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Listen.com Cuts Price for Copying Music

May 28, 2003|Jon Healey | Times Staff Writer

A leading supplier of online music is cutting the price of individual songs by 20%, the latest gambit by the recording industry and its allies to lure the masses away from unauthorized sources of free tunes.

The price cut by Listen.com Inc. comes as RealNetworks Inc. of Seattle -- which is in the process of buying Listen -- phases out the MusicNet service that it co-owns with three major record companies and replaces it with Listen's Rhapsody service.

San Francisco-based Listen isn't changing the subscription fee for its basic service, which lets people play an unlimited number of songs from an online jukebox for $9.95 a month. It's cutting the price it charges them to make permanent copies of songs on CDs from 99 cents a track to 79 cents.

The point isn't to sell more singles but to sign up more subscribers. That's key for all the online subscription services, which compete not only with free sources of music such as Kazaa but also with online stores that don't charge monthly subscription fees.

The most successful of the latter has been Apple Computer Inc.'s new iTunes Music Store, which sold nearly 2 million tracks in its first two weeks.

Other subscription services, meanwhile, are finding new owners, rolling out redesigned services and switching technologies as they struggle to build an audience. All of the services put together, estimated analyst Lee Black of Jupiter Research, have fewer than 400,000 subscribers, a paltry number in comparison with the tens of millions using online file-sharing networks such as Kazaa.

Real's decision to substitute Rhapsody for the much-maligned service from MusicNet had been expected since Real's announcement last month that it was buying Listen in a cash-and-stock deal valued at $36 million. Real co-founded MusicNet two years ago with Bertelsmann, EMI Recorded Music Holdings Inc. and AOL Time Warner Inc.'s Warner Music Group Inc.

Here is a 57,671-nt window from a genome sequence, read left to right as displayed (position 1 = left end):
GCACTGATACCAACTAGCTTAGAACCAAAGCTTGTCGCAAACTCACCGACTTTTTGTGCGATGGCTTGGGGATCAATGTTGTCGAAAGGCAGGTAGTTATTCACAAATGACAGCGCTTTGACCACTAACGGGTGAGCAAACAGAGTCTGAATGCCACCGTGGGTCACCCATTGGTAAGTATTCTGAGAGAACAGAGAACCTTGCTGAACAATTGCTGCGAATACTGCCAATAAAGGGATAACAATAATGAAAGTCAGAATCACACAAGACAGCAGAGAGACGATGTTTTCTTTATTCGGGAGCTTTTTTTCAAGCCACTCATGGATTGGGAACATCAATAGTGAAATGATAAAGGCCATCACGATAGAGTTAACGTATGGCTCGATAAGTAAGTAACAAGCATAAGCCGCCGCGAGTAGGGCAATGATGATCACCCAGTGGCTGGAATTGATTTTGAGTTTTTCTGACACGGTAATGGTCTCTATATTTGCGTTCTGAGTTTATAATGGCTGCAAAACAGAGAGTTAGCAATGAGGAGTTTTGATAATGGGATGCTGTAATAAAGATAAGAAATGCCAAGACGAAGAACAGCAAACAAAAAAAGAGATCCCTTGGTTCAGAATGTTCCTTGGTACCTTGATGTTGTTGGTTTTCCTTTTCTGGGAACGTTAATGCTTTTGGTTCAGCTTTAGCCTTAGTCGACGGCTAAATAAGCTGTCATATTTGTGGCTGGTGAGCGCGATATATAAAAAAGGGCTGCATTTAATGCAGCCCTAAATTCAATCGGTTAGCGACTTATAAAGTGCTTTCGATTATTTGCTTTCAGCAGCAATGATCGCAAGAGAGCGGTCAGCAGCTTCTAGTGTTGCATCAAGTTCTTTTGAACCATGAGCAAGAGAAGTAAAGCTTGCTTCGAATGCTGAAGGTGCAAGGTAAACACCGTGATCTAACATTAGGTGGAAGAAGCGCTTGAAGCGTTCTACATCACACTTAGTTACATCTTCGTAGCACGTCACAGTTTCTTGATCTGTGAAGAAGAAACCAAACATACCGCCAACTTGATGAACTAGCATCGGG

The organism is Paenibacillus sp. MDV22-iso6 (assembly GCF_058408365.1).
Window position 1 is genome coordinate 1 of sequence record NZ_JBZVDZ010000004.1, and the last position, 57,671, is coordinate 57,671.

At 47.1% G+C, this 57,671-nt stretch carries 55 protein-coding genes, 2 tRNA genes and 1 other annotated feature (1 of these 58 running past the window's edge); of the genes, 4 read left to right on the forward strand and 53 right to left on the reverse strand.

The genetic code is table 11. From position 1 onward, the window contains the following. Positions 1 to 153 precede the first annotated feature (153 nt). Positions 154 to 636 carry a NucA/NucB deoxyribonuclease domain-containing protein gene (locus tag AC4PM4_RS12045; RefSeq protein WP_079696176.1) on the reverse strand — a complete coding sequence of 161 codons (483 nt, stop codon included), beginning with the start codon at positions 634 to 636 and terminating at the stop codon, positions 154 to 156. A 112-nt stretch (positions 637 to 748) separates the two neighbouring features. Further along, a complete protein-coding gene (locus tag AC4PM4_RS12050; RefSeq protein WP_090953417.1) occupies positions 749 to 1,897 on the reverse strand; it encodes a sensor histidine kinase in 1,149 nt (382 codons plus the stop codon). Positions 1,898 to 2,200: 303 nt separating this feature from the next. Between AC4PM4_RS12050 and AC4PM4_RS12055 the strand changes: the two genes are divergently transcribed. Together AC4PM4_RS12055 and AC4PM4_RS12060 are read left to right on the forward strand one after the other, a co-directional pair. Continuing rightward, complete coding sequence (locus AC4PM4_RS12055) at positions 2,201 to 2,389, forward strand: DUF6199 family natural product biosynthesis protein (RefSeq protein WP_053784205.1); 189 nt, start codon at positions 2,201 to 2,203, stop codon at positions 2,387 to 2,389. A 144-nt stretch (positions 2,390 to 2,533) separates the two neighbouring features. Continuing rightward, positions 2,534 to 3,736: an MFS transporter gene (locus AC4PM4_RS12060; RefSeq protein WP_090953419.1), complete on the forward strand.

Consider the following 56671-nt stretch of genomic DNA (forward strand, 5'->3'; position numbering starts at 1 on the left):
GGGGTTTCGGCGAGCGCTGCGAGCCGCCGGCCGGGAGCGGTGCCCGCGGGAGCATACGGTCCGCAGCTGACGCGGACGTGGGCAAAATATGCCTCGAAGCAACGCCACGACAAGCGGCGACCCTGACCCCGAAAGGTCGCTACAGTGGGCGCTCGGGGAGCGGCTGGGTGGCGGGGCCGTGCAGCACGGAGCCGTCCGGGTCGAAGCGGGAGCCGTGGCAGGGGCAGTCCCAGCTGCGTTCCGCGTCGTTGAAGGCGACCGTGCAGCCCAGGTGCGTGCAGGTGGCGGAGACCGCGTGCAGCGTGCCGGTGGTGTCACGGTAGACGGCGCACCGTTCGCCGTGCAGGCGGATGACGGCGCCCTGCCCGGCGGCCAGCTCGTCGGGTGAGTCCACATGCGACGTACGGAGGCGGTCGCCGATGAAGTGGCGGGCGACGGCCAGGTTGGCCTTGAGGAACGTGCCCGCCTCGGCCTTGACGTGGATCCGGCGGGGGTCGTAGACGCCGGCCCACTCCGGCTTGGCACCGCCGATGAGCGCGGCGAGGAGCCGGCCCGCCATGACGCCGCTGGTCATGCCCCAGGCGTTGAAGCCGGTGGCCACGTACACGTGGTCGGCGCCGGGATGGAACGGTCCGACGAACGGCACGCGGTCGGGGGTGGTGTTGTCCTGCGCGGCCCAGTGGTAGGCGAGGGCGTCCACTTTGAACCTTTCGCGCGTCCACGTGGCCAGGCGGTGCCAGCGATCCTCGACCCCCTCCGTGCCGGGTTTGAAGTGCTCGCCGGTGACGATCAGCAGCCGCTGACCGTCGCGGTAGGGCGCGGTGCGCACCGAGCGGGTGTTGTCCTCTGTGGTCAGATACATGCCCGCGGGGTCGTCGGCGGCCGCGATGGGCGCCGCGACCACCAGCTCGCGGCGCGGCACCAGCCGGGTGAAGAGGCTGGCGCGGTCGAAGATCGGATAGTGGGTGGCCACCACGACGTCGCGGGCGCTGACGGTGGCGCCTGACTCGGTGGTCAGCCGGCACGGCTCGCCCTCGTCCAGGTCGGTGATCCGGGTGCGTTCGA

MusicNet, which has just raised an additional $10 million from Real and its other founders, declined to comment on the shift at Real.

The company built its original service around Real's technology but is expected to offer a new version soon based on software from Real's archrival Microsoft Corp. in a bid to pick up more distributors.

Real plans to promote Rhapsody to the roughly 300 million people who have installed Real's music players on their computers. That kind of marketing power has eluded Listen despite numerous deals with large Web sites and Internet providers.

Most but not all of the companies distributing Rhapsody have agreed to lower the per-track price to 79 cents, said Dave Williams, Listen's vice president of product management.

Though some analysts predicted that Listen's price cut would be mimicked by rivals, several of those services said they would stay put -- at least for now. That's because marketing and programming are more important to consumers, they said, than a small shift in the price of a burnable song.

Said Greg Rudin, vice president of marketing for FullAudio Corp., "We'll wait; we'll see; we will react to what the consumer wants."

Williams said the company saw a dramatic increase in subscriptions earlier this year when it temporarily cut the price of burnable singles to 49 cents. That price was well below the wholesale price Listen paid the record companies; sources said the new price is just above it.

Listen would like to sell songs to nonsubscribers too, but it would need new licenses from the labels to match Apple's flexibility to copy and move files, Williams said.

The stumbling block there, according to executives at several record companies, is that the anti-piracy software for computers running Microsoft Windows software can't match the security that Apple offered the labels.

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